Our wild and scenic Poudre River sings a song and only those who are familiar with her ways can hear the tune. She carries with her a story that, as you can imagine, goes back to the pre-historic days of Fort Collins; back to the nomads who understood how to forage and survive with nothing but skin, stones, bones, and wood to protect themselves from the elements. Thanks to the hard work of the Poudre Heritage Alliance (PHA) and their synergy with Northern Colorado Arapaho Tribal Elders, those songs can still find space to resonate.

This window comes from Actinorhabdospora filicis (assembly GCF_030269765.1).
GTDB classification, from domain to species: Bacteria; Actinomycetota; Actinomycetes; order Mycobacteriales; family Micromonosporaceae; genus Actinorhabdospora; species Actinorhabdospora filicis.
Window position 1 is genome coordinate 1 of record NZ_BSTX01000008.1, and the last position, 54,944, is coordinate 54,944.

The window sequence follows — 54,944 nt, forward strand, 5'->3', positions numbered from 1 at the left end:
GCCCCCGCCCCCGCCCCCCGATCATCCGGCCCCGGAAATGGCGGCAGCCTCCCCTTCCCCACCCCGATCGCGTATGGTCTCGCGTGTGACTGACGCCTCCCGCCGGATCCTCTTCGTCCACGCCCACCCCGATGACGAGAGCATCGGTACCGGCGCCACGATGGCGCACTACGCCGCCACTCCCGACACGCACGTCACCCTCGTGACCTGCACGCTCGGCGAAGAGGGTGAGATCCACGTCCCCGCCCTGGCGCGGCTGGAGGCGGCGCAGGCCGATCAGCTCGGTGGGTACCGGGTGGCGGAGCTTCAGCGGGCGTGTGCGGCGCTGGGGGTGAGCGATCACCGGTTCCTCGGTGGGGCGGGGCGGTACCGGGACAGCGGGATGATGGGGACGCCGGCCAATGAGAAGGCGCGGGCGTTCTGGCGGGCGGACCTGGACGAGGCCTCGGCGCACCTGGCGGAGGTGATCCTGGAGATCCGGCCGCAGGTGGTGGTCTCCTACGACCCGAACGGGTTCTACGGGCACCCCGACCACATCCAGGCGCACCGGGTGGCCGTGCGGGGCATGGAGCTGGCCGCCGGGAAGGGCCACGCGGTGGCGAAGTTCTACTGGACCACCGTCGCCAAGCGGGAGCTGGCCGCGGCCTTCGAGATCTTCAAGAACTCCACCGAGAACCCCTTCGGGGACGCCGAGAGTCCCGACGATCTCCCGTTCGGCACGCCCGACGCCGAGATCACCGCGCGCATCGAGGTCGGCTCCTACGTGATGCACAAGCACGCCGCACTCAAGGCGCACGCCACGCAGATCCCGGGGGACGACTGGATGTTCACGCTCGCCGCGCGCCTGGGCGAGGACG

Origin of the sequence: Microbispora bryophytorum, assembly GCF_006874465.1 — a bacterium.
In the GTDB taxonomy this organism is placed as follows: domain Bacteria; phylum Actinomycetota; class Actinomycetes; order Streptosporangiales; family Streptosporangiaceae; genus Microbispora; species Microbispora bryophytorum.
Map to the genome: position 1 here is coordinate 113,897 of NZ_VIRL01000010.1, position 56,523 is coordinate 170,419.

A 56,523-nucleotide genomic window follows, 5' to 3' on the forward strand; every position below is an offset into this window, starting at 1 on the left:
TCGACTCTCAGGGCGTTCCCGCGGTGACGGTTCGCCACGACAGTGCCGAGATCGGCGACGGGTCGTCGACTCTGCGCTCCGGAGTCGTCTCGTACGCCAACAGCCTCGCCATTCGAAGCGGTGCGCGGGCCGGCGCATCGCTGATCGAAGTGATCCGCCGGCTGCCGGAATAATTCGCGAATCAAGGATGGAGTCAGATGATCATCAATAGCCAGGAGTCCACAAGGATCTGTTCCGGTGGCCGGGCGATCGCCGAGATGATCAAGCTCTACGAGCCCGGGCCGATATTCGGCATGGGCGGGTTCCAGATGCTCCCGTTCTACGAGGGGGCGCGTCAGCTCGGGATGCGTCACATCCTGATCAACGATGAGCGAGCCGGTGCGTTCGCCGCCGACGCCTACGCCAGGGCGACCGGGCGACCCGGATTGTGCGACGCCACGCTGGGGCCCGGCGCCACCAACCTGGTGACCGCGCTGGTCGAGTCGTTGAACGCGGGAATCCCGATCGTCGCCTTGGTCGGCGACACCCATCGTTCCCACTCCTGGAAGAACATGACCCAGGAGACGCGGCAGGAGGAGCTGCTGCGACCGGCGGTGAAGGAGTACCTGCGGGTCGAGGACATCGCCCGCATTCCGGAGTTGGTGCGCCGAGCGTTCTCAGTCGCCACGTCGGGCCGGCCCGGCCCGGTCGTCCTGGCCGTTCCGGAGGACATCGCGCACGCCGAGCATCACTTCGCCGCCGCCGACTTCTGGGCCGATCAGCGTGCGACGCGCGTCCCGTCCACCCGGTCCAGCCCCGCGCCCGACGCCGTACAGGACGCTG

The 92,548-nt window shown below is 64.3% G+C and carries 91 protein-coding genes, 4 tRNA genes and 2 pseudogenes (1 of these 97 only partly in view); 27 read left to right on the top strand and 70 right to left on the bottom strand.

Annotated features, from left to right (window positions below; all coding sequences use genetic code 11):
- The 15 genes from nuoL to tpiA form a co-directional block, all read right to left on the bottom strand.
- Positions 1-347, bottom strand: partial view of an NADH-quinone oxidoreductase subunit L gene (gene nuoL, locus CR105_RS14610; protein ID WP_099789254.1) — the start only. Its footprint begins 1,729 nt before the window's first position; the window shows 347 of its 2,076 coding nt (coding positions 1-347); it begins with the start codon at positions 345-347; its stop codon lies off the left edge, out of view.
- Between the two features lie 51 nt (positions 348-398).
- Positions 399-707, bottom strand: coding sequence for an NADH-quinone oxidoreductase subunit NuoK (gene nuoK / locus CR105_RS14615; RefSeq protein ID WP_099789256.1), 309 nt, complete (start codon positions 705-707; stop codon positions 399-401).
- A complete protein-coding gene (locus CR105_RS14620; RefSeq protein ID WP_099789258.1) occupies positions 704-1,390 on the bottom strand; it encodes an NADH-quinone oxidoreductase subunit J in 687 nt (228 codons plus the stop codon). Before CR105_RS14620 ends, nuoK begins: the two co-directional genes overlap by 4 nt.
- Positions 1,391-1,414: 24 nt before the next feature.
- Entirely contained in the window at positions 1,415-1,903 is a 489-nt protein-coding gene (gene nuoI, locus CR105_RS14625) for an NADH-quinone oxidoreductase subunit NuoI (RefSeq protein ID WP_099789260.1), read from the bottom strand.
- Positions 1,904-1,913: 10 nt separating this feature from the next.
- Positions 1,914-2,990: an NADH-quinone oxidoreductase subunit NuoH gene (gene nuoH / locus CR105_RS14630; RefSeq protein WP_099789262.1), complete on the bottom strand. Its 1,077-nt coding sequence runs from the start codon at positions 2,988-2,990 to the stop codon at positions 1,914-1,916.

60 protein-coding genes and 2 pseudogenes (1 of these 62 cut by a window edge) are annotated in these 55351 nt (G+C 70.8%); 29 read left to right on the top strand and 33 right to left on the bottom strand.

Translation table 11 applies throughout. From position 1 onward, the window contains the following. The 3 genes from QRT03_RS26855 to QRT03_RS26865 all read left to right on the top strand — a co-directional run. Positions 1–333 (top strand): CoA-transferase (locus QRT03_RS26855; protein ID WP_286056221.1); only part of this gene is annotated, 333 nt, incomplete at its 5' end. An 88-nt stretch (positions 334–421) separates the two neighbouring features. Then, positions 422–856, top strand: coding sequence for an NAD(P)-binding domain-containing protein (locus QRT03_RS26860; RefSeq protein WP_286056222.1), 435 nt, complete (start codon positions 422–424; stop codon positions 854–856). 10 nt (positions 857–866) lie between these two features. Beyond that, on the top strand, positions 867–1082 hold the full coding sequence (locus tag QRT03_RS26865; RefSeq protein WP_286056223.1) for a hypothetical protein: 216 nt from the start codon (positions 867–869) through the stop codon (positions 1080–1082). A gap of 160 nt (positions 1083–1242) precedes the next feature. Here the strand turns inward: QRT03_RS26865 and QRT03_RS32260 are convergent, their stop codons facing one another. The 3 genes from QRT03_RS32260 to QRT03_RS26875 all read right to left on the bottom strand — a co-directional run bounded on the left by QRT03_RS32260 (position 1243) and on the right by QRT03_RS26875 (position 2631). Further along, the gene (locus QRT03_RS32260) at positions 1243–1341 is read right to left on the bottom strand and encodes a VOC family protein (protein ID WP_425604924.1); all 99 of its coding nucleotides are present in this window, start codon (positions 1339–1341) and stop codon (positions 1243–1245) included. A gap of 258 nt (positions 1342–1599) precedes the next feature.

PHA has posted three online video interviews (on poudreheritage.org/videos) of current elders that chronicle the symphony of the people, places, and events that shaped the history of Northern Colorado’s first inhabitants. The Arapaho call this their true home. They knew the land and understood even her faintest whispers. Their tribes established sacred grounds and, prior to the 1860s, would gather periodically around a sturdy and distinguishably rugged tree known as The Council Tree located where Boxelder Creek joins the Poudre River. This tree has since burnt down, but QR codes mark the site and provide you the opportunity to experience the music of the river yourself. So come, I invite you to go, listen and remember!